This year, the elves took a new approach, stepping out in broad daylight when they
"It's all about people thinking it's magical," she said.
As for why she decided to take on the project, her response was simple.
"Why not?" said one of the elves. "I've seen bridges in other places that I have visited and thought it looked beautiful. I thought why couldn't we do it in Townsend on our bridge that we go over every day?"
The elf attributed the idea three years ago to the effect of the Iraq and Afghanistan wars, and those would be without family members on the holidays because of them.
"My son is in the Marines, and we know so many people (that are affected by the war)," she said.
From there, the elves went through their own Christmas decorations, pulling items to donate to the project. What they didn't have, they bought with money from their own pockets. The first year, the elf assisted at the annual Senior Center Thanksgiving Dinner, where she purchased handmade wreaths being auctioned off by the seniors. A few weeks later, after gathering all of their decorations, the elves snuck onto the bridge to decorate after the town had gone to sleep.
"It took us a little while. It was just the two of us in the cold with no lights," she said.
The next morning, the elf was at Gary's Farm Stand by some more greenery when she overheard some patrons discussing the bridge.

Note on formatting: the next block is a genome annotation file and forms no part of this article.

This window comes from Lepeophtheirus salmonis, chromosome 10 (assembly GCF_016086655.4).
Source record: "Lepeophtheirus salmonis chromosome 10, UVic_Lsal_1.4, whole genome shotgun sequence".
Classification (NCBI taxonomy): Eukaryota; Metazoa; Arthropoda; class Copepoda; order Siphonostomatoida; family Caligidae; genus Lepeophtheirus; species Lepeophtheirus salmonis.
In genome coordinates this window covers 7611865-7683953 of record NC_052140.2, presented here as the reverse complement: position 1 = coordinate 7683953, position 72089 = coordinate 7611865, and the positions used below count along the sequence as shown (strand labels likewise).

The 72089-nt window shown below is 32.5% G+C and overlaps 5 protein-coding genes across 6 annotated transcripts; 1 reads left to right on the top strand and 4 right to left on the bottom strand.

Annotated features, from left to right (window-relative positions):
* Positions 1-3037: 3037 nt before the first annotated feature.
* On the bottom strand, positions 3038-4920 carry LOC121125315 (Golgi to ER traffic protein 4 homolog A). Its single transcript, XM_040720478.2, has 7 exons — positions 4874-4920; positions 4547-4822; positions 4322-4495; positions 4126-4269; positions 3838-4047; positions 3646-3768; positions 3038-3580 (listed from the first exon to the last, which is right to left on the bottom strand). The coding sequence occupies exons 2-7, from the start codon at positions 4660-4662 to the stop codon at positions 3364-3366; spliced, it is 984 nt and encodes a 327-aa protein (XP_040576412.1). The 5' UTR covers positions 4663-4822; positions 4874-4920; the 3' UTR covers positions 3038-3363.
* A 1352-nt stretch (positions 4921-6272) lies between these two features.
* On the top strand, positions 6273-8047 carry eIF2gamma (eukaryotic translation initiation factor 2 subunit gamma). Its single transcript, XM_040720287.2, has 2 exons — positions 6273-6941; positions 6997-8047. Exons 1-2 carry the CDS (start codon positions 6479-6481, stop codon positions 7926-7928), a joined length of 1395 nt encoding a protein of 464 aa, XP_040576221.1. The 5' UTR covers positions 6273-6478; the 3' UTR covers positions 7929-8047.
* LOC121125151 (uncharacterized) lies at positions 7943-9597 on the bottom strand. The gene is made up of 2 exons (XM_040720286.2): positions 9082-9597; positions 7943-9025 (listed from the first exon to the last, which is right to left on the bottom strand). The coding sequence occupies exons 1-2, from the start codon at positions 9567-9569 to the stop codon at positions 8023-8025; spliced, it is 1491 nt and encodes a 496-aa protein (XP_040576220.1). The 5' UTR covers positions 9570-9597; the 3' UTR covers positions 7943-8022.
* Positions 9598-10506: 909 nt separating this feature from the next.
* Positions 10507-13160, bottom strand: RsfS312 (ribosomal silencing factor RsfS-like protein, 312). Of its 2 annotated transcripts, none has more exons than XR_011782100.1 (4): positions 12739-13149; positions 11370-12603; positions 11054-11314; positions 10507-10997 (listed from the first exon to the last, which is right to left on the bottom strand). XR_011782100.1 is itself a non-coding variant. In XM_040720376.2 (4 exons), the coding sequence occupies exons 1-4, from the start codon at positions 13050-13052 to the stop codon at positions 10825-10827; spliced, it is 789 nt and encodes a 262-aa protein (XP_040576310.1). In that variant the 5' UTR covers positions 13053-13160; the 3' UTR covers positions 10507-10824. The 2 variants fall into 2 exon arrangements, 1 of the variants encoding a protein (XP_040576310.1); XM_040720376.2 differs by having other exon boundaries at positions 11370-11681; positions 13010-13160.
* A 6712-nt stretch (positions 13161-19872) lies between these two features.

"People were like, 'Oh who did that?' They loved it," she said.
This year, the decorations have taken on a theme: All that glitters is gold. It is also the first year that the elves have been able to light the bridge with Christmas lights, thanks to the Spaulding Cooperage selling them the electricity. Every evening a 4:30 p.m., the lights automatically turn on, illuminating the bridge until 1 a.m.
The elf has also received help from the town as well; the Fire Department used its equipment to assist her hanging the wreaths near the tops of the light posts.
"I just asked and they're Townsend residents and they thought it was a great idea and they offered their personal help," said the elf. She said she has asked the public safety departments permission in setting up her annual display.
"(The police and fire departments) have been very generous with letting me do this," she said. "I think it's because it's been respectful to everyone." Despite the fact that she keeps her identity under wraps, the elf says that people from the community have found ways to lend a hand as well.
"The bridge got destroyed twice, and there were articles in the paper about it, and people found a way to send me money," she said. "This Christmas, the decorations are all from donations."
To make it a little easier for the town's residents, the elf has plans to discuss with the Townsend branch of the Worker's Credit Union the possibility and the necessary steps involved of setting up an account for people to make donations, to be called the Magical Bridge Project fund. "I thought if we had that available, if someone wanted to donate that may not have chance to or just appreciates what they're seeing, then they'd have that opportunity," she said.
In the summer, the elves switch hats, taking on the title of the Summer Fairies, decorating the bridge with flower baskets and putting out flags for July 4 and Memorial Day.
"I just hope it brings people joy to go across when they start their day and see something beautiful," said the elf.